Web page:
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A member of the Canadian Armed Forces is shown at Residence Villa Val des Arbres a long-term care home in Laval, Que., Sunday, April 19, 2020, as COVID-19 cases rise in Canada and around the world. Today’s pandemic has forced many of us into unfamiliar territory, and Canadians are finding ways of coping with previously inconceivable situations.Graham Hughes/The Canadian Press

Lieutenant-General (Ret’d) Roméo Dallaire and Dr. Shelly Whitman are the founder and executive director, respectively, of the Roméo Dallaire Child Soldiers Initiative.

Today’s pandemic has forced many of us into unfamiliar territory, and Canadians are finding ways of coping with previously inconceivable situations: isolation from loved ones, shortages of everyday supplies, fear of imminent danger, and uncertainty about the future, all while obeying tough orders and following strict protocols.

During times of armed conflict, vulnerable populations face these measures on a regular basis.

These are also the conditions under which many active military personnel live as a matter of course. Members of the Canadian Armed Forces deploy all around the globe and fulfill innumerable roles that they may or may not be prepared to undertake. This includes activities that range from fighting enemy combatants overseas, to protecting vulnerable populations to, most recently, caring for long-term care residents in our own communities.

Likewise, police and peacekeeping personnel are often faced with ethical scenarios for which they are mentally underprepared, including impossible choices, avoidable suffering, or extreme injustice. And there is no more distressing example of this than encountering children in situations of violence. Children in armed-conflict zones are often faced with very few options to survive; they may have been recruited and used as soldiers, endured sexual violence, or experienced extreme poverty.

Be it on a battlefield or in a home, engaging with any young victim of abuse, neglect, or brutality has the potential to create serious “moral injury." Moral injury can occur in a person when they witness or participate in an action that goes against their conscience.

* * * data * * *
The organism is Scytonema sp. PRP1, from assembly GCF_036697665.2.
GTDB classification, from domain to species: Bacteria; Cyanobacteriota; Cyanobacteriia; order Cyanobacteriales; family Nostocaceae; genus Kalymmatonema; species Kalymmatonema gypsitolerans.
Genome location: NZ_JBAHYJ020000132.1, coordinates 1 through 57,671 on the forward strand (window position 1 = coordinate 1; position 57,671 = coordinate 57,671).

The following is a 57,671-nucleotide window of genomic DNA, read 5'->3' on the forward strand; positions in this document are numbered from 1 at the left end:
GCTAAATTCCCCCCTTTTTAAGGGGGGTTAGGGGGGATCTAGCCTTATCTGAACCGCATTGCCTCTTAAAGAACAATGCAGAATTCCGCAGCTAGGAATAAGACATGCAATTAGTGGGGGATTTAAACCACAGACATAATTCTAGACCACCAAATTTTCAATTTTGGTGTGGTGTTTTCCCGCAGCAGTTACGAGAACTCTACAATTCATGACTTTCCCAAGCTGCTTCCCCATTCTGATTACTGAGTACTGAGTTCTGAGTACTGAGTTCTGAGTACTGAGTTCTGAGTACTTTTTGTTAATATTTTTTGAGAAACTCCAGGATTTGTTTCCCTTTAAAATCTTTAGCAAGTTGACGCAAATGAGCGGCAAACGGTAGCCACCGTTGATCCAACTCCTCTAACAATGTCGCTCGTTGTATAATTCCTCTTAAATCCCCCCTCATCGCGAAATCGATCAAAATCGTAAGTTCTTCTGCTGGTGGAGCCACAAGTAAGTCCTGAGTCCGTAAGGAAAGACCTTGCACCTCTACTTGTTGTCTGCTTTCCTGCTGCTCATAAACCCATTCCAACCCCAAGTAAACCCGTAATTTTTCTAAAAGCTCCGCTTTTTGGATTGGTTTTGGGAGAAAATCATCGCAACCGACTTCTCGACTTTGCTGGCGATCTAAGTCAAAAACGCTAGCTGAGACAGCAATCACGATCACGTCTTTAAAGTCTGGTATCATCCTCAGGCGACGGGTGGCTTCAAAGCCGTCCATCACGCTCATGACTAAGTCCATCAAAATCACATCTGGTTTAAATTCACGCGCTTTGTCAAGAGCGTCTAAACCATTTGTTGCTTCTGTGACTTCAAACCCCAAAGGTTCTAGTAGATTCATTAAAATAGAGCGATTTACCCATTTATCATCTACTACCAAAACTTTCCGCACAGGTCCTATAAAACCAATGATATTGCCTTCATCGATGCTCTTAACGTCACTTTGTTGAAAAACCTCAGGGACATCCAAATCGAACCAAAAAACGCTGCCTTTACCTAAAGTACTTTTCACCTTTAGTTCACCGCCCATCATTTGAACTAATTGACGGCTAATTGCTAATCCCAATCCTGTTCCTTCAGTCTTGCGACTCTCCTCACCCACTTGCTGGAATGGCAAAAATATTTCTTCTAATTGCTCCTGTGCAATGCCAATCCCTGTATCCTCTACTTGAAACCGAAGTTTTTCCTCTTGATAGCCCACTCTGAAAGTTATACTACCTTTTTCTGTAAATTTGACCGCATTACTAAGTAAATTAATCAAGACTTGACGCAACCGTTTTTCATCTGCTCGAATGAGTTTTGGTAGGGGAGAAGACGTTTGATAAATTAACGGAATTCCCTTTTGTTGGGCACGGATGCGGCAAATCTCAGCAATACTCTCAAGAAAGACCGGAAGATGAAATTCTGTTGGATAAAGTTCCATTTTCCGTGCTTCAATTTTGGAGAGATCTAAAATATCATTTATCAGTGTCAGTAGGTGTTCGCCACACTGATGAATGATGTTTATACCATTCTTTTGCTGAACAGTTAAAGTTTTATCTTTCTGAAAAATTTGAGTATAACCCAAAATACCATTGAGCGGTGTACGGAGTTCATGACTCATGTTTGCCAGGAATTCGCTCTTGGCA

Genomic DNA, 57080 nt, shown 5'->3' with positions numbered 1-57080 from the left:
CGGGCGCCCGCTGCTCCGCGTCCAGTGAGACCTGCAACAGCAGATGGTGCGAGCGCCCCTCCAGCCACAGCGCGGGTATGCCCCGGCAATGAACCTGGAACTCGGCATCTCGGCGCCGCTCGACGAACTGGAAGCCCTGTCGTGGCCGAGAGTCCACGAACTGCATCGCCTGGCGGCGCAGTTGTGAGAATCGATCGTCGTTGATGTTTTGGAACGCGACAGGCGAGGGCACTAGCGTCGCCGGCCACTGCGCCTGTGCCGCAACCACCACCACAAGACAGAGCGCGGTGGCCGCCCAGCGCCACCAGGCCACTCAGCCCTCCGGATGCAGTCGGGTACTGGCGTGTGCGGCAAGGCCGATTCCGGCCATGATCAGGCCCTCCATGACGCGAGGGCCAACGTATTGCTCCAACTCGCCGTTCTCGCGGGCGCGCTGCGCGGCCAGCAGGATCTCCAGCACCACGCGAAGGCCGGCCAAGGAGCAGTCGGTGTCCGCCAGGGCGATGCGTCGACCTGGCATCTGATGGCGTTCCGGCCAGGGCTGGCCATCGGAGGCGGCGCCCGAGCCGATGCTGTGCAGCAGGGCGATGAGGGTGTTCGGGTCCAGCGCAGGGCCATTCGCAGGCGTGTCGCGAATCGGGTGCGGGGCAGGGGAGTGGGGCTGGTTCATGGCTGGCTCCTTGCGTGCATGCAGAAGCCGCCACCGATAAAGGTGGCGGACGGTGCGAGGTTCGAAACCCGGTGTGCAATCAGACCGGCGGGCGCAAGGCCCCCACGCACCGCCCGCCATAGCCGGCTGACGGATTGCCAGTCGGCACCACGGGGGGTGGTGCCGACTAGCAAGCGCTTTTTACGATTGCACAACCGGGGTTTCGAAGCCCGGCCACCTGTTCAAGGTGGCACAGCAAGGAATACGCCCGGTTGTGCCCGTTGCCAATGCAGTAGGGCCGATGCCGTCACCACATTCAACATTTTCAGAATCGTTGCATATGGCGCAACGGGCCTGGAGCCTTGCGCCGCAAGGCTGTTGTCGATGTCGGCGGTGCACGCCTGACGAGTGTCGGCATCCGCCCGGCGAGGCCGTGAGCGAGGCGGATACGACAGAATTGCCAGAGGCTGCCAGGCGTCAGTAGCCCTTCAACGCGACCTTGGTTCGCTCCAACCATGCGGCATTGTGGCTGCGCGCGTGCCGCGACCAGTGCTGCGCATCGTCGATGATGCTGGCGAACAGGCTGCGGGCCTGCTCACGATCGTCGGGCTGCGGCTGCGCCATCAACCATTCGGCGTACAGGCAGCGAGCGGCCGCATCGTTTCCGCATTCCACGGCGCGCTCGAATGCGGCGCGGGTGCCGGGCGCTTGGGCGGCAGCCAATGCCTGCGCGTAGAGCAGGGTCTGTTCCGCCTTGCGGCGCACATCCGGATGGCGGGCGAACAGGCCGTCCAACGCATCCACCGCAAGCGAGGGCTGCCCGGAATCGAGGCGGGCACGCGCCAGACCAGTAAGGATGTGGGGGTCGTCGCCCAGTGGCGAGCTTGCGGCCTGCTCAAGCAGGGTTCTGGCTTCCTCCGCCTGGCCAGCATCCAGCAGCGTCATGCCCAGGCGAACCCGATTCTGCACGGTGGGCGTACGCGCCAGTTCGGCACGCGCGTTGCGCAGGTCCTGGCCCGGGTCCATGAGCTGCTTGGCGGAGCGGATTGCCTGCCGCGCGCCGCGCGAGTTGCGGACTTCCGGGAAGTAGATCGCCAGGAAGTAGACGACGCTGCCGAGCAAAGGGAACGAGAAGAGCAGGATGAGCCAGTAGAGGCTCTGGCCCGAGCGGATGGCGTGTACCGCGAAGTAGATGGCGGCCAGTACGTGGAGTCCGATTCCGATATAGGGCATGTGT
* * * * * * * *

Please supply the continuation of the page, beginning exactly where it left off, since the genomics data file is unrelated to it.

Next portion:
The COVID-19 pandemic threatens to inflict moral injury on many of us who must bear witness to or engage in actions which we would have thought inconceivable only a month ago. Take, for example, the families unable to visit their dying loved ones in hospitals; ICU doctors caring for infected patients who cannot go home at night; or teachers who cannot help monitor or console the children who are now forced to endure abusive parents.

As Canadian troops, health care workers, first responders, teachers, social workers and volunteers are being called upon to step up and assist the most at-risk and vulnerable – often with little to no preparation or training for this scenario – we anticipate more incidences of moral injury to come.

The Roméo Dallaire Child Soldiers Initiative seeks to help mitigate moral injuries through our practical application of a “children’s rights up front” approach. We aim to change the behaviour of individuals by increasing the knowledge, skills, and attitudes of those who can directly influence a child’s environment. This includes the unique approach to how we work to train and build the capacity of police and the military, and influence policy that protects children as much as it protects personnel.

It is our belief that this approach can also be applied to help those who are suffering from moral injuries during the COVID-19 pandemic here at home. Lessons learned from veterans who have suffered moral injuries in the field can inform those who will find themselves in distress over the coming days. Communities that have endured prolonged armed conflict, including children who have survived and now thrive here in Canada, have a great deal to teach us about resilience and perspective.

Prevention is critical for so many aspects of suffering, and while we could not prevent the pandemic, we can prevent additional suffering with thoughtful foresight, preparation, and practical steps. Now is a time for us to be innovative and learn from those who understand hardship and survival in different ways.

Security forces tasked with enforcing stay-at-home guidelines: Prepare for unique approaches to understanding the reasons children might want to break isolation rules and use this for moments to build dialogue.

Policy makers: Keep children’s rights up front when creating strategies to prevent the pandemic from further endangering our communities.

Social workers and educators: Consider the long-term effects on children of both COVID-19 and our response to it (e.g. potential for dangers of exposure; increased screen time; emotional turmoil created by unknown stressors; or the economic impact on families to meet basic needs).

Our responses to the COVID-19 pandemic must put the well-being of children front and centre, with an understanding of the unique needs of children in a crisis.

Minimizing suffering for both children and front-line workers will decrease the potential for moral injury for all of us during these troubling times.

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